New research in animals sheds light on how Ritalin, the stimulant drug prescribed to millions of children each year in the United States for attention deficit hyperactivity disorder (ADHD), sheds light on how the drug works. The molecule appears to boost both attention and enhance the speed of learning by increasing the activity of the chemical messenger dopamine, according to new research in Nature Neuroscience.
Rats given Ritalin were able to more quickly learn that a combination of signals–a flash of light and sound–meant they could get a sugar water reward. But if the rats were also given a drug to block one type of dopamine receptor, the effect was lost. Treated animals also focused more intently on the task at hand, engaging in less unrelated behavior. Another drug, designed to block a second type of dopamine receptor, blocked Ritalin’s ability to increase focus.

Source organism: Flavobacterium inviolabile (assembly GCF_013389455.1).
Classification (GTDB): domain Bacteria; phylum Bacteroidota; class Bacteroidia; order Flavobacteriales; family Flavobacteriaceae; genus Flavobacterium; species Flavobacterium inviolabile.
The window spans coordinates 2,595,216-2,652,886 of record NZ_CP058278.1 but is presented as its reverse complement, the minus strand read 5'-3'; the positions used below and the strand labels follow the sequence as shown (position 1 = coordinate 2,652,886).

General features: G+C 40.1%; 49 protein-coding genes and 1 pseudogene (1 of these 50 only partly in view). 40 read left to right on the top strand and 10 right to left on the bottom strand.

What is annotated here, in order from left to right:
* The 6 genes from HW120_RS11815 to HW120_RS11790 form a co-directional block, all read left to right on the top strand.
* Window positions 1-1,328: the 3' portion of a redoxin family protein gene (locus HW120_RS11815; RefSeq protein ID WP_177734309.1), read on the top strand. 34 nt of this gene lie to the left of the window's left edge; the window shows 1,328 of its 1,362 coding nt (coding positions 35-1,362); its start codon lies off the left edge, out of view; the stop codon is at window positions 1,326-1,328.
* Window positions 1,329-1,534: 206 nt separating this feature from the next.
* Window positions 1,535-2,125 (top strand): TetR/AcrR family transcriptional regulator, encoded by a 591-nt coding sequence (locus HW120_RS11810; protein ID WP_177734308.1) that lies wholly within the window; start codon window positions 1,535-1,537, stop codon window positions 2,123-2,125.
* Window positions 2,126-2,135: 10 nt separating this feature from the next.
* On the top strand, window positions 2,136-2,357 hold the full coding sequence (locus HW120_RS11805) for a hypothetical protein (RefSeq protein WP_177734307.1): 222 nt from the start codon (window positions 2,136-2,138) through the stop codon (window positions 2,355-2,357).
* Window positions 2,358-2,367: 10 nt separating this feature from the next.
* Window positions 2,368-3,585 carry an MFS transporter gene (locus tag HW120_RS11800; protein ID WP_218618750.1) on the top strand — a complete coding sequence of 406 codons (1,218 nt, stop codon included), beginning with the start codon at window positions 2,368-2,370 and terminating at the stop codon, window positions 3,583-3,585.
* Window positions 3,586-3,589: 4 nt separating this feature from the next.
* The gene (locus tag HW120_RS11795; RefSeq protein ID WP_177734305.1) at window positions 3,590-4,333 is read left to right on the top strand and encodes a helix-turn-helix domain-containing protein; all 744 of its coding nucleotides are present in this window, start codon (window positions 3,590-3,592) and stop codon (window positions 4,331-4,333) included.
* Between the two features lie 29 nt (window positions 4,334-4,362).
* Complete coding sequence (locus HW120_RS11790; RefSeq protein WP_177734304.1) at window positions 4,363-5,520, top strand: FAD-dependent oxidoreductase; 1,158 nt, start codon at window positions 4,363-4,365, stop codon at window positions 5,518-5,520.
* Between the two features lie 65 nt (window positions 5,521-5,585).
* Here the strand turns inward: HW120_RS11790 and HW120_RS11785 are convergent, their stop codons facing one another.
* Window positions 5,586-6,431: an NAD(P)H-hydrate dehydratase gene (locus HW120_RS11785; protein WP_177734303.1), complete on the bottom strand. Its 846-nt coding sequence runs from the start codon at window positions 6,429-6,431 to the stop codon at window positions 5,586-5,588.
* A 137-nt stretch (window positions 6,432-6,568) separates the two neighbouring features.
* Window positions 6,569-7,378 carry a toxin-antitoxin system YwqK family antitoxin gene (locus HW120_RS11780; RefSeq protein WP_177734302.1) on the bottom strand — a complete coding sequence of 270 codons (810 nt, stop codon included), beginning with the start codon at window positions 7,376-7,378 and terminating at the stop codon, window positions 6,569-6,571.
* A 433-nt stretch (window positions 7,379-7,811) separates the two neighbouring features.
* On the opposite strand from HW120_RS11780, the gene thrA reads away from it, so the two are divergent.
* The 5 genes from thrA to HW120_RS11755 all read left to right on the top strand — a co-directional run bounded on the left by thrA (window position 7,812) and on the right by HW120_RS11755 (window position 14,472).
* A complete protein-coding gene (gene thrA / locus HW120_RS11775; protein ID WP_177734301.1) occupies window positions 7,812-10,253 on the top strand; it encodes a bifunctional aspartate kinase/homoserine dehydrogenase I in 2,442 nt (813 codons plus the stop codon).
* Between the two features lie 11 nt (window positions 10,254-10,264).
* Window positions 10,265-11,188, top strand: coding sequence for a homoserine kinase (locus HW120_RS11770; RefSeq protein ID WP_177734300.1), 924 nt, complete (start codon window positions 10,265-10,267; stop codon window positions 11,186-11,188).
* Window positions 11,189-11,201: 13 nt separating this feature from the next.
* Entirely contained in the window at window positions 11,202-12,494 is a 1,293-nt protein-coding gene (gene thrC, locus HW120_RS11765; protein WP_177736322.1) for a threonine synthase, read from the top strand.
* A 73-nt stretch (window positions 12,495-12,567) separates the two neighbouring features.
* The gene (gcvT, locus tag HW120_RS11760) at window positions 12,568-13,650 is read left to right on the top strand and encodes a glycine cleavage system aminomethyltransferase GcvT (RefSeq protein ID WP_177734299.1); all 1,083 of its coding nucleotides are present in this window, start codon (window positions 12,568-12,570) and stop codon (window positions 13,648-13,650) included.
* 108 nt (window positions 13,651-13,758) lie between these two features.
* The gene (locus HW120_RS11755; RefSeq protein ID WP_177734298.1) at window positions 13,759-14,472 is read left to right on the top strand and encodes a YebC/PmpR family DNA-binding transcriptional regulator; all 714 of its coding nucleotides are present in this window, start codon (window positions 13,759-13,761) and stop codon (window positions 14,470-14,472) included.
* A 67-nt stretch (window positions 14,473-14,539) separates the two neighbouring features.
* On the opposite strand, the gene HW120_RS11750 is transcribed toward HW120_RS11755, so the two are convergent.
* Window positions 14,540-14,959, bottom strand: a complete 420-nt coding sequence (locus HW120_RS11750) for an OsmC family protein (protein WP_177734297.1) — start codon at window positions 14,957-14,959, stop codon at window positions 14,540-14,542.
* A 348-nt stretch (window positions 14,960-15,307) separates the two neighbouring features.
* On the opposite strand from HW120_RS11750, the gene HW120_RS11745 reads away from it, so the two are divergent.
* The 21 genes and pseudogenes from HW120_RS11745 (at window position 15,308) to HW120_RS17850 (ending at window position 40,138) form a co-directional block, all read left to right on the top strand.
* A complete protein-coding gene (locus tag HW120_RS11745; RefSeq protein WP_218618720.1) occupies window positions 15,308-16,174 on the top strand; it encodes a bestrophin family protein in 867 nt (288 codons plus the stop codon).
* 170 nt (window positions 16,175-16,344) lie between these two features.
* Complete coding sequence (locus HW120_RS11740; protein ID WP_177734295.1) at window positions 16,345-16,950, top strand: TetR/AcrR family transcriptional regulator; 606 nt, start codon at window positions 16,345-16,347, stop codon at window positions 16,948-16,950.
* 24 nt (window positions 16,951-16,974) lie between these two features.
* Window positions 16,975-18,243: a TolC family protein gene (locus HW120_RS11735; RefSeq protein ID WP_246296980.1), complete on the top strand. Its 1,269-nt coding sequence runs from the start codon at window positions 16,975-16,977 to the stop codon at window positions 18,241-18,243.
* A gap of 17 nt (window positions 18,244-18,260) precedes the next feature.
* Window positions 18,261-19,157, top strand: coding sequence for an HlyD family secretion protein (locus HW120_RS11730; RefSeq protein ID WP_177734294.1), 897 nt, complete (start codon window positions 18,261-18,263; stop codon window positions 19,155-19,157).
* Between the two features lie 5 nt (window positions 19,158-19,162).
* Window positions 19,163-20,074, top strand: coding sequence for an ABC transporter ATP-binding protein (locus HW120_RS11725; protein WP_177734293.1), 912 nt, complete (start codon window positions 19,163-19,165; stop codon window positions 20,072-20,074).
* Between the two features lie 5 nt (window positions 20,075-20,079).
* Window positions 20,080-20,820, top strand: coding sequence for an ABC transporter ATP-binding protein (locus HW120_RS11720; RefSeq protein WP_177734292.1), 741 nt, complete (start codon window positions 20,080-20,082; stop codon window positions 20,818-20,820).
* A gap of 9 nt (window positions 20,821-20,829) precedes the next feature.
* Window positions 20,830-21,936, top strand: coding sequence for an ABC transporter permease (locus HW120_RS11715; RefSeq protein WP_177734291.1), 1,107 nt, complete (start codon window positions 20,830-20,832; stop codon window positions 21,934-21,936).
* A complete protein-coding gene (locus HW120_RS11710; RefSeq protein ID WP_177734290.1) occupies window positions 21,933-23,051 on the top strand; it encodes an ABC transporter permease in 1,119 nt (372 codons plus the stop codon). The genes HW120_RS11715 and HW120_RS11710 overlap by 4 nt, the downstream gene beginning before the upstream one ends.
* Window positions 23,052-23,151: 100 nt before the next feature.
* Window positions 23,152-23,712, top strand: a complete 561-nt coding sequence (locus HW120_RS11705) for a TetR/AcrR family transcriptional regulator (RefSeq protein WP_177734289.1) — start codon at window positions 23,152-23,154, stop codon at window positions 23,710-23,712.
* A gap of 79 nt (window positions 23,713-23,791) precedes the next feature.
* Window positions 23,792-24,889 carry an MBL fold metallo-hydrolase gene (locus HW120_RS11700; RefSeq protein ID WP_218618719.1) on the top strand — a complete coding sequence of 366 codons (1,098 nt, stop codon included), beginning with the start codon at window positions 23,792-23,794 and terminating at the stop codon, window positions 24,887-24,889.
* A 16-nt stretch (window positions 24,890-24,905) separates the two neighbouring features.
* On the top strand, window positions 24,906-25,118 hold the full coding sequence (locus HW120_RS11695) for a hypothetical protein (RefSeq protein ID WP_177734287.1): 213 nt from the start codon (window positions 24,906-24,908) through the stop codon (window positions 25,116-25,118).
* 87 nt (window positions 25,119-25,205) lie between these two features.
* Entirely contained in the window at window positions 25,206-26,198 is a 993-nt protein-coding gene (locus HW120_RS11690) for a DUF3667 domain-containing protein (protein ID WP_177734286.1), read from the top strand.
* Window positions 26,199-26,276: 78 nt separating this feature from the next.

Researchers also found that drug-treated animals had enhanced neural plasticity, or changes in strength of the connections between nerve cells. The ability of our neural circuits to change strength in response to new information underlies our ability to learn.
“Since we now know that Ritalin improves behavior through two specific types of neurotransmitter receptors, the finding could help in the development of better targeted drugs, with fewer side effects, to increase focus and learning,” said Antonello Bonci, MD, principal investigator at the Ernest Gallo Clinic and Research Center and professor of neurology at UCSF, in a statement from the university. The Gallo Center is affiliated with the UCSF Department of Neurology.
While Ritalin is mostly prescribed for children with ADHD, it also boosts cognitive function in healthy people. A number of studies suggest that a growing number of healthy adults and teens are taking Ritalin and similar drugs to aid in studying or work performance.